my agent, who made me go crawling back to the director.
My bitch understudy (an understudy is always a bitch) had taken over
my role with gusto, and the director was reluctant to take her out of
it. But I did have a contract. So he took me back, with the provision
that I stay sober all the time. Even when I wasn't at the theatre.
Even on days when I wasn't performing. I did the role for five of the
eleven weekly performances, gradually building back up to nine, taking
two performances a week off. And it seemed to be working.
That's when Nathan started bringing me cocoa. Just cocoa. But it was
okay, as long as he was there. As long as he had my back.
I worked hard. I stayed sober. I went to quiet AA meetings in remote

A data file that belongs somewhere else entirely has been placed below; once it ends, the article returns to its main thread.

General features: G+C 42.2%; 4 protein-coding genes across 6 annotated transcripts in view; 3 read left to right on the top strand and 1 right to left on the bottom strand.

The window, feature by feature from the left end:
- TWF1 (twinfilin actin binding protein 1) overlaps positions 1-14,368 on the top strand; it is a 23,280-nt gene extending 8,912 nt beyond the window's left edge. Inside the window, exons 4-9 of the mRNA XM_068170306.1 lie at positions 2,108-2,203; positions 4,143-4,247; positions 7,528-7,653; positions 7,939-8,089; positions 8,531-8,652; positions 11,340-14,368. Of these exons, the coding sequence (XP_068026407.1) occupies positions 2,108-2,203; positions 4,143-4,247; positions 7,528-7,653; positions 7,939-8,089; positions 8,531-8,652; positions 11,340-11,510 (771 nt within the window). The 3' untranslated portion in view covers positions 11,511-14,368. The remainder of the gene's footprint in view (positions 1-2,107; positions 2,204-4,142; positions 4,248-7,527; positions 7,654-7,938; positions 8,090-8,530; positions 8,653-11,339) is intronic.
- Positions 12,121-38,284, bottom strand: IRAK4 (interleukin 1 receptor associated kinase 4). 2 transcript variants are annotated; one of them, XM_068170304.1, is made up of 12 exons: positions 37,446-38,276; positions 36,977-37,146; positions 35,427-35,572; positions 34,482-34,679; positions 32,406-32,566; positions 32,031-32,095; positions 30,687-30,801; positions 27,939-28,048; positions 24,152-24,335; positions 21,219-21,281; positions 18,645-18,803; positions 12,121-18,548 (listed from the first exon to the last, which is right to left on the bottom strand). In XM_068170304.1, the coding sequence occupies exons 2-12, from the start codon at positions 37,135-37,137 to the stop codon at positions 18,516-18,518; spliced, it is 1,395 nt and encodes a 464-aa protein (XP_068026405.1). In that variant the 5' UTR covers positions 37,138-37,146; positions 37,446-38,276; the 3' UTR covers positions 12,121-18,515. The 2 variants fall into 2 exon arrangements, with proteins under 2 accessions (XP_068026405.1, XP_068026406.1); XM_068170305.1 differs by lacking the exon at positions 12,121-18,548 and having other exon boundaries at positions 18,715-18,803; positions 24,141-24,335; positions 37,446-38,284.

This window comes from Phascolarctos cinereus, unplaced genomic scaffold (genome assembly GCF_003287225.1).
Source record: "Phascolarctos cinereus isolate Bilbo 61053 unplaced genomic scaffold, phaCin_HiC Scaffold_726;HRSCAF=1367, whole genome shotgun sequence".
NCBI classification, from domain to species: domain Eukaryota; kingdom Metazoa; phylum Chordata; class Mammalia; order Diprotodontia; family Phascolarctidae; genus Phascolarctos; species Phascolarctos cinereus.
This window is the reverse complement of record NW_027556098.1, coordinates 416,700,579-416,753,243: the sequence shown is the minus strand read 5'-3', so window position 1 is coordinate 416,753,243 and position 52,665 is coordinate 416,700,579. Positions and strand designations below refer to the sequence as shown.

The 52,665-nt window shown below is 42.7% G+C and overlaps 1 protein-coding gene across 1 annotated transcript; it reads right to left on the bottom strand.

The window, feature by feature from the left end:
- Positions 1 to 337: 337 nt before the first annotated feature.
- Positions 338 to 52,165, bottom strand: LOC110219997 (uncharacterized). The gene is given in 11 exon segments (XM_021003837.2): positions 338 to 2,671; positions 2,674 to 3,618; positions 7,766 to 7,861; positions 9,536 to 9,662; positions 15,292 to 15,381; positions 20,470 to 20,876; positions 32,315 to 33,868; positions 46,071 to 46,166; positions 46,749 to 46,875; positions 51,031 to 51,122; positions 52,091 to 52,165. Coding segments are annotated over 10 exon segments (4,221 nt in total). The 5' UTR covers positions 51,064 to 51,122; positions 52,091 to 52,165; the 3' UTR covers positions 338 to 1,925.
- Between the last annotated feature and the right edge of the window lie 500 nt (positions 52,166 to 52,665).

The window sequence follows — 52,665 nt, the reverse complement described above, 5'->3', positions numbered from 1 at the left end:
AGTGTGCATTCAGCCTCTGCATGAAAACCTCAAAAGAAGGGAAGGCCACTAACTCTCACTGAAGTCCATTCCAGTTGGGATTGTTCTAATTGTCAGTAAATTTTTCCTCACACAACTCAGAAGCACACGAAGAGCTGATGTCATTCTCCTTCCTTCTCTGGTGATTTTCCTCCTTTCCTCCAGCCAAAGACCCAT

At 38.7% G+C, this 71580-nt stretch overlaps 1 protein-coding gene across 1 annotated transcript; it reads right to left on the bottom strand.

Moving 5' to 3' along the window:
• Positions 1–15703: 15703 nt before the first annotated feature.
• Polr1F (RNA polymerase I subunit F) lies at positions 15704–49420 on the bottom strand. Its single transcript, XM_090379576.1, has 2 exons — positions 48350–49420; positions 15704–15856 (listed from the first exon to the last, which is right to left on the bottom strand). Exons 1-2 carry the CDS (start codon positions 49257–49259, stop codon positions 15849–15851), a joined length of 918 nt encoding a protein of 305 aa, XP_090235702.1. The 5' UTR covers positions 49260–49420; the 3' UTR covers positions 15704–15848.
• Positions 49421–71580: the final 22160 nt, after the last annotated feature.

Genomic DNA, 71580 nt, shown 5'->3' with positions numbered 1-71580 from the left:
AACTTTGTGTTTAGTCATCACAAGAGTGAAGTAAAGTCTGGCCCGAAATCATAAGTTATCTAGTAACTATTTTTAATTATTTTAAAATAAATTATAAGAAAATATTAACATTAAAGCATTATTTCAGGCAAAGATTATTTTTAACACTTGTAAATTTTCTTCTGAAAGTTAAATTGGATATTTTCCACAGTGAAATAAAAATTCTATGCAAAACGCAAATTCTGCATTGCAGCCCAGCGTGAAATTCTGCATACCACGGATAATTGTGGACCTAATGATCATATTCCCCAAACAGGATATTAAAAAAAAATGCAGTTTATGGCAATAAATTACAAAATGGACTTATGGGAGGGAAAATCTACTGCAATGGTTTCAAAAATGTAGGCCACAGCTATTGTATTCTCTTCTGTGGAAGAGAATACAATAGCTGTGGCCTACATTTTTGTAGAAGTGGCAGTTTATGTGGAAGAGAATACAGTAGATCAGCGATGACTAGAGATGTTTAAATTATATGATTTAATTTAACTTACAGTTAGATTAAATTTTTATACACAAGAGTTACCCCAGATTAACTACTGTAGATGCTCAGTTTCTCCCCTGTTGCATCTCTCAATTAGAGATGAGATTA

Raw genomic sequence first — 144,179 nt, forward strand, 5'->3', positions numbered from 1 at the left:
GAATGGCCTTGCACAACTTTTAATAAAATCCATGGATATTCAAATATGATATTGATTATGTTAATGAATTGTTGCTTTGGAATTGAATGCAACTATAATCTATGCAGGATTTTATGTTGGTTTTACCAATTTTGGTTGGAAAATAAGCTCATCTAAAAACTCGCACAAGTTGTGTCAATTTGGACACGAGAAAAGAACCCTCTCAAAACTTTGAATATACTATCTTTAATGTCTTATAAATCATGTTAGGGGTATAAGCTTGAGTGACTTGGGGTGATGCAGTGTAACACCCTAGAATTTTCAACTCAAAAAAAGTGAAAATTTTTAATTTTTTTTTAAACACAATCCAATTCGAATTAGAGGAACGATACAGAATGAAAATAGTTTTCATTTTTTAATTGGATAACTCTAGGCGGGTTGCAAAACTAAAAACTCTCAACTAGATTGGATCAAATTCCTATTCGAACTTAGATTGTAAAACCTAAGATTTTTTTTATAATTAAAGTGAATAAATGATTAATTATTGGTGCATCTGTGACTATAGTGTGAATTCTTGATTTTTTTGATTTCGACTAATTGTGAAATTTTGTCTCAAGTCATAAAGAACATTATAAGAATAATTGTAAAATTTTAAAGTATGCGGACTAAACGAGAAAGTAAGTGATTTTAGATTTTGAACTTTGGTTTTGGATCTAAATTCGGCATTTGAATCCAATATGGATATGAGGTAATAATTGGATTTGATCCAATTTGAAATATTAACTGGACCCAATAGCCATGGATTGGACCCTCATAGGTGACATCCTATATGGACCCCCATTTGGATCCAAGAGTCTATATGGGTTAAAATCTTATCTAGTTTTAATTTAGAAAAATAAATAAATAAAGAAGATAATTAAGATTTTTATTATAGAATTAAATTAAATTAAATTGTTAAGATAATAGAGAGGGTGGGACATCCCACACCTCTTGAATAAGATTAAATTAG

parts of the city. Nathan drove with me in the cab and stayed
outside. I never went to the same meeting twice, and I rarely spoke.
I don't think anyone ever recognized me.
I finished that show and moved on to the next. Back to leading roles
and full schedules. Back to crowds and late nights and parties and
cast backstabbing. Rehearsals and performances started taking the
place of meetings, and it didn't take long for me to convince myself
that I was 'cured.' I could control it, and a little sip, a small
glass here and there couldn't hurt. It was just to smooth out the
Nathan knew. He had to know. But he never said anything. Maybe if he
had spoken up earlier. Maybe if he had gotten angry or if he had
called me on it, I might have stopped. I was convinced that he didn't
see it. We worked in different houses, and we only saw each other at
night, after the shows and after the parties. Late nights.
And then I forgot to come home. It was silly, and he never should
have been angry. I had spent the week rehearsing for a guest spot on
a television drama. Rehearse Monday and Tuesday, shoot Wednesday and